Gold Standard Procedure

International scientific societies recommend the assessment of central aortic Pulse Wave Velocity (aPWV) [20, 21]. This is best done by recording of pulse waves from the carotid and femoral arteries. The resulting cfPWV is defined as the ratio of the distance between these two vessels and pulse wave transit time, the time, the pulse needs to travel from the carotid to the femoral site. cfPWV represents the undisputed Gold Standard in determining Arterial Stiffness [15], being directly related to Distensibility.
The easiest and most reliable modality to measure cfPWV is based on a simultaneous recording of oscillometric waves by use of plethysmographic cuffs. This method yields the lowest variability and is most comfortable for both operators and patients [5, 6]. An internationally acknowledged device operating according to this principle is Vicorder®.

Normative data for PWV have been published by the European Society of Hypertension [22]. This paper documents normal reference data related to degree of blood pressure and may be used in a clinical setting. As a rule of thumb and for a simple approach in evaluation of PWV - in a mid-age range and at a fairly normal blood pressure range – PWV can be categorized into:

Normal PWV < 10 m/s

Borderline 10 < PWV < 12 m/s

Pathological PWV > 12 m/s

Strongest Predictor of Cardio-Vascular Events

In a “Scientific Statement from the American Heart Association” [4] the importance of PWV as a clinical surrogate of Arterial Stiffness and an early indicator of atherosclerosis is described as follows:

PWV increases with increasing arterial stiffness and vascular damage. In adults, aortic PWV is strongly associated with the presence and extent of atherosclerosis and is increased in the presence of various cardiovascular risk factors, including diabetes, hypertension, end-stage renal disease, hyperlipidemia, increasing age, and sedentary lifestyle.
PWV is an important, perhaps even the strongest, independent predictor of cardiovascular events.

Other publications emphasize the extraordinary significance of PWV in evaluating cardio-vascular complications in different diseases, such as chronic kidney disease, diabetes, and hypertension.

With a mounting prevalence of hypertension, The European Societies of Cardiology and Hypertension and other scientific bodies issued recommendations for hypertension management, postulating PWV testing in clinical practice [21]. In comparison to traditional scores, PWV offers a much better assessment of individual patient risk [16]. A PWV increase can also be associated with enhanced vascular ageing, induced by an inadequate life style, mostly related to inactivity and obesity. Implemented into routine clinical practice, patients will profit from PWV testing by better risk stratification and therapy management.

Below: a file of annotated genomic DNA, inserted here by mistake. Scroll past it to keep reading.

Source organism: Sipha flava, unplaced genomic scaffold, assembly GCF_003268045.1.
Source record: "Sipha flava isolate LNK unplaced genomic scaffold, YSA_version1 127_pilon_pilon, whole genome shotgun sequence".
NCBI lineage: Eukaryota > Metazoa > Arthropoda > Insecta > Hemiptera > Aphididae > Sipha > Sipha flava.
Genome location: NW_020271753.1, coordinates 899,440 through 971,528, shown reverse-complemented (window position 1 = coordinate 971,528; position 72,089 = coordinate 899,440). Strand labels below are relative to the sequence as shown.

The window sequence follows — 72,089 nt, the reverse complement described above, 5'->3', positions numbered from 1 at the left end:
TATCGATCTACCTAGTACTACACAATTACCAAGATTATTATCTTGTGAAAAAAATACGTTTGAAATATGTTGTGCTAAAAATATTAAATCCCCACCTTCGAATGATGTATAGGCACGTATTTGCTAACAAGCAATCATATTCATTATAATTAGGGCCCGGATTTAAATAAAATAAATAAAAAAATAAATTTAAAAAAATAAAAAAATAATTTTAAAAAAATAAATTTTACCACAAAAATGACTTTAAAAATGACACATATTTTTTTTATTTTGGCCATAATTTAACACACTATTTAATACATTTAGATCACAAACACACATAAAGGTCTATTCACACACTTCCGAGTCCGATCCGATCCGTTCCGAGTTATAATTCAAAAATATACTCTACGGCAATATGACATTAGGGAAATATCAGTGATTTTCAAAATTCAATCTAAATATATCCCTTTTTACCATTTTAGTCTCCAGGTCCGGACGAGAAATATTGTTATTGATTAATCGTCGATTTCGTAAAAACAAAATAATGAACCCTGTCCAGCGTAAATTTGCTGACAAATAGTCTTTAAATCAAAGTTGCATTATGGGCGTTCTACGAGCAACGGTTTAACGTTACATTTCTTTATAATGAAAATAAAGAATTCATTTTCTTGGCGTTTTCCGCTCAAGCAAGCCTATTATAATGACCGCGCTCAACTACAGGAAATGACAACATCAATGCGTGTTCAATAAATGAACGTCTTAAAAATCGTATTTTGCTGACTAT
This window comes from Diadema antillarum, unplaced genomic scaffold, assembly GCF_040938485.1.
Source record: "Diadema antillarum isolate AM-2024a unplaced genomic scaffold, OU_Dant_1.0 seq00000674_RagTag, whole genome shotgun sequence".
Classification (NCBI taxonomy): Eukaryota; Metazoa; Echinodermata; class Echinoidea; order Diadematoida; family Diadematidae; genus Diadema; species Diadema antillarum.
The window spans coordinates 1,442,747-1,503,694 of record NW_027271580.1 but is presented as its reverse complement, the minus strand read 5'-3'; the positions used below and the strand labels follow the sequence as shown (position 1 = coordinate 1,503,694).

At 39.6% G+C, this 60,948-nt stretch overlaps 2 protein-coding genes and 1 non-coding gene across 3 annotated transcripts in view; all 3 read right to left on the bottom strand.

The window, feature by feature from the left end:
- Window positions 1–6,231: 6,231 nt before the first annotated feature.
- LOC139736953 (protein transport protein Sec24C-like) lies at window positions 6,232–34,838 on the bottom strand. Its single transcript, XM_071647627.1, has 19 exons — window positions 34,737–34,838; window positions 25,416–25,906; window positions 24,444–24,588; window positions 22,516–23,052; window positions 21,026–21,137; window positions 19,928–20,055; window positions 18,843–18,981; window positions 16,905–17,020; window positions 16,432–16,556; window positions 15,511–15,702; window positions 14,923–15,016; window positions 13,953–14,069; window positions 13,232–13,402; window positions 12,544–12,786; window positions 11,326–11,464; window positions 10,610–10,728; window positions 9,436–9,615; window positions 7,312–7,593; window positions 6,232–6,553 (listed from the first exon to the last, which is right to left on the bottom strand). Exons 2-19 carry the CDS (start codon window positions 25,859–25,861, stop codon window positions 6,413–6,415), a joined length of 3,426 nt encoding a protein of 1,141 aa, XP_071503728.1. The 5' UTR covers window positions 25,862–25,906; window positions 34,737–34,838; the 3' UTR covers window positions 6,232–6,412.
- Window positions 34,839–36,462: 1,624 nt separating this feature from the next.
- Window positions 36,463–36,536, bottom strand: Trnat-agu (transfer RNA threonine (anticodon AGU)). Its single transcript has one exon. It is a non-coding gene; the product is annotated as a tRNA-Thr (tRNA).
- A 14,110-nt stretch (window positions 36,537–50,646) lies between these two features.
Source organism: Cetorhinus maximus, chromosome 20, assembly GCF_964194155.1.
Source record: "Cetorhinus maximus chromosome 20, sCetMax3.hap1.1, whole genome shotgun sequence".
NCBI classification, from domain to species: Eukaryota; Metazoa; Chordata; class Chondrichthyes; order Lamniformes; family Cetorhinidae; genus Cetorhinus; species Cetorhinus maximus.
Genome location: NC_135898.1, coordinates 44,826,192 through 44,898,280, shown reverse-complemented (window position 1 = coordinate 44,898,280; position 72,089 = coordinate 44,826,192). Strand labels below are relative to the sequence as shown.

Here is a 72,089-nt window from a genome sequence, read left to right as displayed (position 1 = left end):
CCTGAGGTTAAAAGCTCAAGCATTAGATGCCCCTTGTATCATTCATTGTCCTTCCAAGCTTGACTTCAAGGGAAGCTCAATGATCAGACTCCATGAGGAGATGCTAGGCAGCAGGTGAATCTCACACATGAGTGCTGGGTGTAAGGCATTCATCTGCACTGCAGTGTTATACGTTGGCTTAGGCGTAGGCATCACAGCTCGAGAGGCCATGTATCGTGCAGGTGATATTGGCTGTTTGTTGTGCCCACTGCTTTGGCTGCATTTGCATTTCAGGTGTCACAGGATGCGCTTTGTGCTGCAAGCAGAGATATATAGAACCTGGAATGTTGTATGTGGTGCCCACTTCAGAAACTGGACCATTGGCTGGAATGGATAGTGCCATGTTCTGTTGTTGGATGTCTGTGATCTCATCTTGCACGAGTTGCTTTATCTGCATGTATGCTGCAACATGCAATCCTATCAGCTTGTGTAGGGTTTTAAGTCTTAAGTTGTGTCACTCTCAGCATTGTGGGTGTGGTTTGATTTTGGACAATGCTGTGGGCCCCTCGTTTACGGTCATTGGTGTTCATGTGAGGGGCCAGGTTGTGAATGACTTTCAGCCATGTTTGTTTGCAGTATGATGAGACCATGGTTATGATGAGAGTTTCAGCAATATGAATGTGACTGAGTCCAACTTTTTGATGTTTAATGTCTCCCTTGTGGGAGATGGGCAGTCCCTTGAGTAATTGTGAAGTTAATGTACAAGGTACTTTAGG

Substandard PWV Methods

Some oscillometric blood pressure devices, mostly based on automated standard sphygmomanometers, offer a one channel estimation of PWV through an upper arm cuff only - without the recording of a second pressure wave. These devices claim to “measure” PWV using non-published, proprietary algorithms evaluating brachial pulse wave oscillations dependent on reflections, leading to reflection times, not pulse wave transit times. At best, these methods will allow an indirect estimation of PWV, as neither reflection points can be localized, nor can dependence on reflection properties unrelated to arterial distensibility be excluded. In particular, when the potential travel distance of the pulse wave is not measured from the trunk but estimated from body height, this indirect PWV approximation should not be called a “measurement”. Several studies have shown substantial differences between reflection dependent PWV estimation and Gold Standard cfPWV. In one instrument, deviations of more than +3.5 m/s were documented leading to the conclusion that results cannot be exchanged with those obtained by other devices [19]. As these one-channel-devices mostly offer differing PWV scales and bias, published PWV norms relating to cfPWV can hardly be applied.

Validation Guidelines

Guidelines for the validation of PWV [23] make it fairly easy to check the type and quality of PWV assessment in an instrument by searching for literature that confirms compliance of the given device with the guidelines.

PWV measurement adult
Carotid-femoral Pulse Wave Velocity